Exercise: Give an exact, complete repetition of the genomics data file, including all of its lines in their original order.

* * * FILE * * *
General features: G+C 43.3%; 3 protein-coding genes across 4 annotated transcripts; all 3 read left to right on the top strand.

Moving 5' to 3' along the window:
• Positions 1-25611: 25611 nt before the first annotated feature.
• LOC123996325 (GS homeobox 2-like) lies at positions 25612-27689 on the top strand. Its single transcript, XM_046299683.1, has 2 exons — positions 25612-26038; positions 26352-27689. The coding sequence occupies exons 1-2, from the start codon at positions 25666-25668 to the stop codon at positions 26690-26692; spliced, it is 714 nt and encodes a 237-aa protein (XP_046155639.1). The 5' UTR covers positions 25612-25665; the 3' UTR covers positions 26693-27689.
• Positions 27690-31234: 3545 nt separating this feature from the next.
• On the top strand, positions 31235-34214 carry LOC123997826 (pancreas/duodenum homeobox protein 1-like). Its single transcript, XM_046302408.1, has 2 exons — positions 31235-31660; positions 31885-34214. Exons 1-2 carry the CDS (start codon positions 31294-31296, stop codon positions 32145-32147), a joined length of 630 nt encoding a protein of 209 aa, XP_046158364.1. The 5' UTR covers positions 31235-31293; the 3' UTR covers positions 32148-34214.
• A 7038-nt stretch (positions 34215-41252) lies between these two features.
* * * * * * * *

General features: G+C 43.3%; 3 protein-coding genes across 4 annotated transcripts; all 3 read left to right on the top strand.

Moving 5' to 3' along the window:
• Positions 1-25611: 25611 nt before the first annotated feature.
• LOC123996325 (GS homeobox 2-like) lies at positions 25612-27689 on the top strand. Its single transcript, XM_046299683.1, has 2 exons — positions 25612-26038; positions 26352-27689. The coding sequence occupies exons 1-2, from the start codon at positions 25666-25668 to the stop codon at positions 26690-26692; spliced, it is 714 nt and encodes a 237-aa protein (XP_046155639.1). The 5' UTR covers positions 25612-25665; the 3' UTR covers positions 26693-27689.
• Positions 27690-31234: 3545 nt separating this feature from the next.
• On the top strand, positions 31235-34214 carry LOC123997826 (pancreas/duodenum homeobox protein 1-like). Its single transcript, XM_046302408.1, has 2 exons — positions 31235-31660; positions 31885-34214. Exons 1-2 carry the CDS (start codon positions 31294-31296, stop codon positions 32145-32147), a joined length of 630 nt encoding a protein of 209 aa, XP_046158364.1. The 5' UTR covers positions 31235-31293; the 3' UTR covers positions 32148-34214.
• A 7038-nt stretch (positions 34215-41252) lies between these two features.